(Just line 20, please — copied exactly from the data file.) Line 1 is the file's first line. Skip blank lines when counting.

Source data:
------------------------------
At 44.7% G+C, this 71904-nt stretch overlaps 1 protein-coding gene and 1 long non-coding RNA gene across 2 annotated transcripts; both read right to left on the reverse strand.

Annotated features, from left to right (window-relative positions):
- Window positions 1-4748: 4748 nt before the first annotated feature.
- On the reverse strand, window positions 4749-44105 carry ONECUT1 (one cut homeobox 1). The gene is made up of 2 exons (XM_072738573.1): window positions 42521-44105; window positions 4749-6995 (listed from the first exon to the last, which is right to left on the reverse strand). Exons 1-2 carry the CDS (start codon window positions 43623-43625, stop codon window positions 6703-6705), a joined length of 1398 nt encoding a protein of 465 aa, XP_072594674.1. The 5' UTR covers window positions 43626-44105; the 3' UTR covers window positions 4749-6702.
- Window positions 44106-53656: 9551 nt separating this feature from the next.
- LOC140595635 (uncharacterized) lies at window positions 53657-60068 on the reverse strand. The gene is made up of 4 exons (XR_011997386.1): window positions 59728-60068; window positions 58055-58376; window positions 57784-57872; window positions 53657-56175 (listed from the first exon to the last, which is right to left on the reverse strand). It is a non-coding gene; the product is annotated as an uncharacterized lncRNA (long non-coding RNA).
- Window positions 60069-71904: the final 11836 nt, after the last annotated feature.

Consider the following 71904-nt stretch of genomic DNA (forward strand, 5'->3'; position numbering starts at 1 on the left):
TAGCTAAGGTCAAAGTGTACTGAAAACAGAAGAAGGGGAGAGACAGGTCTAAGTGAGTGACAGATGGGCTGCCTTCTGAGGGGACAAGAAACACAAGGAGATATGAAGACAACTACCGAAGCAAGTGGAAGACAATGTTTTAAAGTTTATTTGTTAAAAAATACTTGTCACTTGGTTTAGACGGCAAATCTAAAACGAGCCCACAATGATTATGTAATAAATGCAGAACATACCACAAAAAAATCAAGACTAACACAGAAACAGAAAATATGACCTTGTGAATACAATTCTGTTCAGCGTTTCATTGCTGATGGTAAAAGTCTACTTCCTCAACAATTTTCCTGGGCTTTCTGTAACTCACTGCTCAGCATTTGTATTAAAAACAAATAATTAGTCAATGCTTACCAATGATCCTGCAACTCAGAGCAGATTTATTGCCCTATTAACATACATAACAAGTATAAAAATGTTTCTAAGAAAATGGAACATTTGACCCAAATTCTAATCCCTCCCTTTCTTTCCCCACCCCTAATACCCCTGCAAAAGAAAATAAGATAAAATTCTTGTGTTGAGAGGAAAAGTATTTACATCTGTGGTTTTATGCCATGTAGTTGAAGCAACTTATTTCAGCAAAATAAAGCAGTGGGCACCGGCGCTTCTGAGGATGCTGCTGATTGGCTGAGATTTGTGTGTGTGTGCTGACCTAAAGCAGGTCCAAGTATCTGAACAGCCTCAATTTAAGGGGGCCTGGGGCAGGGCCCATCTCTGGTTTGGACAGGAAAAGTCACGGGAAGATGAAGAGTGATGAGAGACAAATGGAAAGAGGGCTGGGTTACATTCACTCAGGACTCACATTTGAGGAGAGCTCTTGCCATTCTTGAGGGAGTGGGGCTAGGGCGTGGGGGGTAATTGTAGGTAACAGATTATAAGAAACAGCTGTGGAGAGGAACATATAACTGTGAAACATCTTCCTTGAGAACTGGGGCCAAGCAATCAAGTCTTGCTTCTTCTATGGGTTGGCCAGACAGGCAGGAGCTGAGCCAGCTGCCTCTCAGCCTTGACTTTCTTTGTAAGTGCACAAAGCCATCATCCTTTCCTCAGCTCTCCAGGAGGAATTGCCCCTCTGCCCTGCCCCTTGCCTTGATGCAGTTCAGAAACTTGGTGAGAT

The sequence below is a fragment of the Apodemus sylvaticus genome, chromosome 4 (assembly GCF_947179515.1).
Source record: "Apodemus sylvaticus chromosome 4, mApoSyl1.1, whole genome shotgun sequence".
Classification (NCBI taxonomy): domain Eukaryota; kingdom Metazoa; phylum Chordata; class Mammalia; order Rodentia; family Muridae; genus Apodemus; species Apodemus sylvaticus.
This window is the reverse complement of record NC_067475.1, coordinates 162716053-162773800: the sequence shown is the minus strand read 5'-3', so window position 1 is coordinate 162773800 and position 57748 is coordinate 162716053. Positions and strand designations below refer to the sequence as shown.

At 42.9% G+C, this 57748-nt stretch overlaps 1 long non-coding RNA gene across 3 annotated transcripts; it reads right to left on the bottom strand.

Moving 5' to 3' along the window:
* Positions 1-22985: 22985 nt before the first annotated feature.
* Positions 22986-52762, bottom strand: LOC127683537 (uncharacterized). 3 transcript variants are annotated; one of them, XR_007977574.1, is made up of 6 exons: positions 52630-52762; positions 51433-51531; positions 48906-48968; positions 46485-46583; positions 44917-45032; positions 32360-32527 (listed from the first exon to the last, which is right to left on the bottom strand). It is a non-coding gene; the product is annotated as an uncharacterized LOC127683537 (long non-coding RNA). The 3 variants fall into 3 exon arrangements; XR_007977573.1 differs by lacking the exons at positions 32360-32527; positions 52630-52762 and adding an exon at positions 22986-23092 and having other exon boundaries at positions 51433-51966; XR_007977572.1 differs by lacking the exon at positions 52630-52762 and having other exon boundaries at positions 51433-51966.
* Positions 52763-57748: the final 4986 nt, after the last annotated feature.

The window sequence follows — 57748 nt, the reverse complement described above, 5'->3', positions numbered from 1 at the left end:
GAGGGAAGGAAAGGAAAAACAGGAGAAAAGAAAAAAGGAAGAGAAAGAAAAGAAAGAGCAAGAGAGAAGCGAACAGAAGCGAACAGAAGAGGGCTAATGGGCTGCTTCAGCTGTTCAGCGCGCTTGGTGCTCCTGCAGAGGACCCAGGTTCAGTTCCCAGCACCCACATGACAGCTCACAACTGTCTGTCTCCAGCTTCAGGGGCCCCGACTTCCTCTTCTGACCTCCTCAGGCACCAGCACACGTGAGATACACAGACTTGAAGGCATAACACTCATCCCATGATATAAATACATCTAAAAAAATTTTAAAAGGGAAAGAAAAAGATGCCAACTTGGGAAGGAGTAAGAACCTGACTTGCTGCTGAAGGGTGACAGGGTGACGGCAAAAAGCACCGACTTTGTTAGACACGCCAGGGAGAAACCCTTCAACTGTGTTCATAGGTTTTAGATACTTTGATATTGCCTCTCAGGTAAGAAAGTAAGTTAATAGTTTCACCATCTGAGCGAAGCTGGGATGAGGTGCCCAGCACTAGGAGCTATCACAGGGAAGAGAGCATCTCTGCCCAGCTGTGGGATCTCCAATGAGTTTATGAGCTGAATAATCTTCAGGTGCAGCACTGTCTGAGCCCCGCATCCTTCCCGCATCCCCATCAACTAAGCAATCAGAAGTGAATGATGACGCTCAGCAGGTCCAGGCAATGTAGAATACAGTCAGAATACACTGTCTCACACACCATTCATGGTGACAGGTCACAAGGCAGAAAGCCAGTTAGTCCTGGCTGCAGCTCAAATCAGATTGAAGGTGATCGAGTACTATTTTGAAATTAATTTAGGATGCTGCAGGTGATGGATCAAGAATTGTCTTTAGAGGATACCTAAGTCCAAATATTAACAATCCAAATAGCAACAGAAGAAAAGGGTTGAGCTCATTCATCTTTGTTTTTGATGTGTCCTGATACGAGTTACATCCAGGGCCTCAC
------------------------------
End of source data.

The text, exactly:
GAGGGAAGGAAAGGAAAAACAGGAGAAAAGAAAAAAGGAAGAGAAAGAAAAGAAAGAGCAAGAGAGAAGCGAACAGAAGCGAACAGAAGAGGGCTAATGGGCTGCTTCAGCTGTTCAGCGCGCTTGGTGCTCCTGCAGAGGACCCAGGTTCAGTTCCCAGCACCCACATGACAGCTCACAACTGTCTGTCTCCAGCTTCAGGGGCCCCGACTTCCTCTTCTGACCTCCTCAGGCACCAGCACACGTGAGATACACAGACTTGAAGGCATAACACTCATCCCATGATATAAATACATCTAAAAAAATTTTAAAAGGGAAAGAAAAAGATGCCAACTTGGGAAGGAGTAAGAACCTGACTTGCTGCTGAAGGGTGACAGGGTGACGGCAAAAAGCACCGACTTTGTTAGACACGCCAGGGAGAAACCCTTCAACTGTGTTCATAGGTTTTAGATACTTTGATATTGCCTCTCAGGTAAGAAAGTAAGTTAATAGTTTCACCATCTGAGCGAAGCTGGGATGAGGTGCCCAGCACTAGGAGCTATCACAGGGAAGAGAGCATCTCTGCCCAGCTGTGGGATCTCCAATGAGTTTATGAGCTGAATAATCTTCAGGTGCAGCACTGTCTGAGCCCCGCATCCTTCCCGCATCCCCATCAACTAAGCAATCAGAAGTGAATGATGACGCTCAGCAGGTCCAGGCAATGTAGAATACAGTCAGAATACACTGTCTCACACACCATTCATGGTGACAGGTCACAAGGCAGAAAGCCAGTTAGTCCTGGCTGCAGCTCAAATCAGATTGAAGGTGATCGAGTACTATTTTGAAATTAATTTAGGATGCTGCAGGTGATGGATCAAGAATTGTCTTTAGAGGATACCTAAGTCCAAATATTAACAATCCAAATAGCAACAGAAGAAAAGGGTTGAGCTCATTCATCTTTGTTTTTGATGTGTCCTGATACGAGTTACATCCAGGGCCTCAC